Wednesday, July 16, 2008

On Writing Novels


If anyone reading this is writing a novel, or is thinking of writing one, Zadie Smith has a really wonderful piece in the June issue of The Believer.

Most of the people reading this know that I am at work on a novel and that I am posting a chapter a week online.  Posting a chapter a week has not been at all difficult as I have a considerable backlog.  We'll see towards the end of the summer as the pre-written chapters run out if I will be able to keep up the pace.

One thing I have not decided on, is whether I should go back and quietly edit the chapters I have already posted, or to change my own drafts and leave the published chapters as they are. If anyone is reading this, or if you have any opinions on the matter please let me know.  One of the things I already find sort of interesting is that problems that never occurred to me, now seem glaringly obvious now that five chapters have been posted.

Back to Zadie Smith.  I loved her first novel, White Teeth, and haven't read the next two.  This article (which was originally a lecture given to Columbia Grad students) made me want to hug her.  Lots of it would be useful to playwrights, too.  I almost shouted out loud on the subway when she wrote about scaffolding.  What she means by scaffolding is when you decide each chapter will be based on a book of the old testament or Shakespeare's plays, or it has to be written in six chapters, each one taking place in a different decade.  Essentially constructs that keep us from killing ourselves while writing, and about how maybe, probably, whatever we are working on would probably be better if the scaffolding was removed at some point before turning the book over the the publisher.  She also writes about how the worst person on earth to edit a book is the person who wrote it because they can't even see it at the point they are expected to give it a final edit.  I do have a burning desire to find my own Maxwell Perkins.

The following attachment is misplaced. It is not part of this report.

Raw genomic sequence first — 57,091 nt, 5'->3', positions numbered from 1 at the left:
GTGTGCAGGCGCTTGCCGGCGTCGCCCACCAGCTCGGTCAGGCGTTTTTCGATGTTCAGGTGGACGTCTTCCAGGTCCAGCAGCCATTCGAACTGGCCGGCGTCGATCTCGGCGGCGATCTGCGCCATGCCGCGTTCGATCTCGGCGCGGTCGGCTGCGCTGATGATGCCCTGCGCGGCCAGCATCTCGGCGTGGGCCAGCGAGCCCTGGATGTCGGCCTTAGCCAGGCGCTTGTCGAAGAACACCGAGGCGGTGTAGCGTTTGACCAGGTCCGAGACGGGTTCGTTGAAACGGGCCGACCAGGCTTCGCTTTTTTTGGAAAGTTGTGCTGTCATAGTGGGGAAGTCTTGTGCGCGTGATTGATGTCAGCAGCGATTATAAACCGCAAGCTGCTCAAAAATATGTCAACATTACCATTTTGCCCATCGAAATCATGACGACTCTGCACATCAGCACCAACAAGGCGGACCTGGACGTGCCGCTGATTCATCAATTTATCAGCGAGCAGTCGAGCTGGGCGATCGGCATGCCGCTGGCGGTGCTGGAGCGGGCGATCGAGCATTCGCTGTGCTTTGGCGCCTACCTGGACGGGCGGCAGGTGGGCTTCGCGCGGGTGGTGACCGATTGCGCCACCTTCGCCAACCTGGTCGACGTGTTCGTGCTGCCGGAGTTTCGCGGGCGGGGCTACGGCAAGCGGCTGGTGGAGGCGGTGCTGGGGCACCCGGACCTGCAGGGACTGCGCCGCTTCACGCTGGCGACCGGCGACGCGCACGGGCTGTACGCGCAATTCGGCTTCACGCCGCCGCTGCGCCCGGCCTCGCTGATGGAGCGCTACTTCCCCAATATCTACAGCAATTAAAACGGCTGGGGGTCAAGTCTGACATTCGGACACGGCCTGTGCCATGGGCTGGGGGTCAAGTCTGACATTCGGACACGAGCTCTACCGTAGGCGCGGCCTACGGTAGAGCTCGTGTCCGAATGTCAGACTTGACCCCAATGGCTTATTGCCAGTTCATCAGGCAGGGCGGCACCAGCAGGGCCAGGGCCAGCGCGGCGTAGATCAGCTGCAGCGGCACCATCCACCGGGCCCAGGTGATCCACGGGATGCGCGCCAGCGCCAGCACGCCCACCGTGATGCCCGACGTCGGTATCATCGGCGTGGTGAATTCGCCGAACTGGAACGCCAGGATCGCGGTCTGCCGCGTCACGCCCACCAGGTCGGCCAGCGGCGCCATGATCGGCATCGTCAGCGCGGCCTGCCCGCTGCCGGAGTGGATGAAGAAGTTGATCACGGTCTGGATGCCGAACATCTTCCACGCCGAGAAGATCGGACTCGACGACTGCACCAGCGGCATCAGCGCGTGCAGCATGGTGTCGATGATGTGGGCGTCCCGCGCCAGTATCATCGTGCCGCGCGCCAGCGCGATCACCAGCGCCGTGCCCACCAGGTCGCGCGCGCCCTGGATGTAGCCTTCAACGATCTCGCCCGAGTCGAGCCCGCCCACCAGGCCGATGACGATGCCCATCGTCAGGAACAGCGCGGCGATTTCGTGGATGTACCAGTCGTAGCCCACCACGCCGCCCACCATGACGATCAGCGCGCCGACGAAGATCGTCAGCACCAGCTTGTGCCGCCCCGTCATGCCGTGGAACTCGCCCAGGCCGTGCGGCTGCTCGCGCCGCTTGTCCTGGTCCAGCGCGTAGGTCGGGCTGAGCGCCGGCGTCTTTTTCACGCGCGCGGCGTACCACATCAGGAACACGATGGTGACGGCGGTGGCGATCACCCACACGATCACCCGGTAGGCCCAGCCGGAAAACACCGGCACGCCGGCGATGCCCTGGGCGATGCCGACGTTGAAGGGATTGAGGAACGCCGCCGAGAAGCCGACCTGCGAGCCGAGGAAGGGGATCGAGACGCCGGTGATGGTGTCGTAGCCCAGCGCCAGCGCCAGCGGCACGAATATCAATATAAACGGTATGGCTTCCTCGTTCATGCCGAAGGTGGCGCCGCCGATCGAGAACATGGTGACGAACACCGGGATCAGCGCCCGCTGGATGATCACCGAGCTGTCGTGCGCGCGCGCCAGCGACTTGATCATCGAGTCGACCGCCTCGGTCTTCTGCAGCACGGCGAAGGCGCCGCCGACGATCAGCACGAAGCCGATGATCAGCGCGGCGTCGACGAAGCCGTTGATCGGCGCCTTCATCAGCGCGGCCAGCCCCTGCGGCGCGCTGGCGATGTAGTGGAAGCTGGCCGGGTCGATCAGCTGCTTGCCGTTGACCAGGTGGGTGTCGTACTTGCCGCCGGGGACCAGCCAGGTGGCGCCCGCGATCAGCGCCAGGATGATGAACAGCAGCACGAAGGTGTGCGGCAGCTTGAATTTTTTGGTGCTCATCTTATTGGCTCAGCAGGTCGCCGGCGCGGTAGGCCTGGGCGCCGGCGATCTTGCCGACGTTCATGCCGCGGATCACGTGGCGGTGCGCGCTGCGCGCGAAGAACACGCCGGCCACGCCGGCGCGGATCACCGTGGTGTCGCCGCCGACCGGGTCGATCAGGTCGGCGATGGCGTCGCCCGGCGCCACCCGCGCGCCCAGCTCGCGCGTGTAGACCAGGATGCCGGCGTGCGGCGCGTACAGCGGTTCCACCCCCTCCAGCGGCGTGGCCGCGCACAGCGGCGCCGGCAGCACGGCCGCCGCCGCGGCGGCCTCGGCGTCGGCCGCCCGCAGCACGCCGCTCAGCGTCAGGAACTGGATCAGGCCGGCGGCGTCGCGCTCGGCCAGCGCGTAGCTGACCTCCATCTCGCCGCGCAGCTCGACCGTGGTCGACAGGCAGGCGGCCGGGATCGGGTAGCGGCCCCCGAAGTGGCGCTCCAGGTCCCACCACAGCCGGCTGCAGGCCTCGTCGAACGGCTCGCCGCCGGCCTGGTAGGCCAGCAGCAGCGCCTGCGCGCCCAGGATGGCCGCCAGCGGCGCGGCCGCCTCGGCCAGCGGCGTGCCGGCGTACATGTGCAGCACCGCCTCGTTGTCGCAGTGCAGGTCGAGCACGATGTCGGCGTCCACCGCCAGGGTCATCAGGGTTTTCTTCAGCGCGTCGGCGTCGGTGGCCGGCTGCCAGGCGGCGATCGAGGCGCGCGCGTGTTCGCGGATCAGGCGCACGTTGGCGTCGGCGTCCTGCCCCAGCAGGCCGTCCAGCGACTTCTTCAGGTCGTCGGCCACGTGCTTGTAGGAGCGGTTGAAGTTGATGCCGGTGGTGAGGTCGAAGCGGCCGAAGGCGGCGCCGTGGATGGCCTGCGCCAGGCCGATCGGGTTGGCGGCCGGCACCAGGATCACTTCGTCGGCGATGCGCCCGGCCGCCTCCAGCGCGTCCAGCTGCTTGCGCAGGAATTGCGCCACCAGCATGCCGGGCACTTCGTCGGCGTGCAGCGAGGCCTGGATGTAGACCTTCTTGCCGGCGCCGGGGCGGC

I began blogging my novel to give myself a kick in the ass.  So that I had all kinds of deadlines.  But these deadlines are meaningless if no one is reading.  So please read.  And tell me what you think.  But please be kind.


1 comment:

Dave Panchyk said...

Very useful! I think you've given me a good idea of what scaffolding is, and brought an interesting magazine to my attention. Many thanks!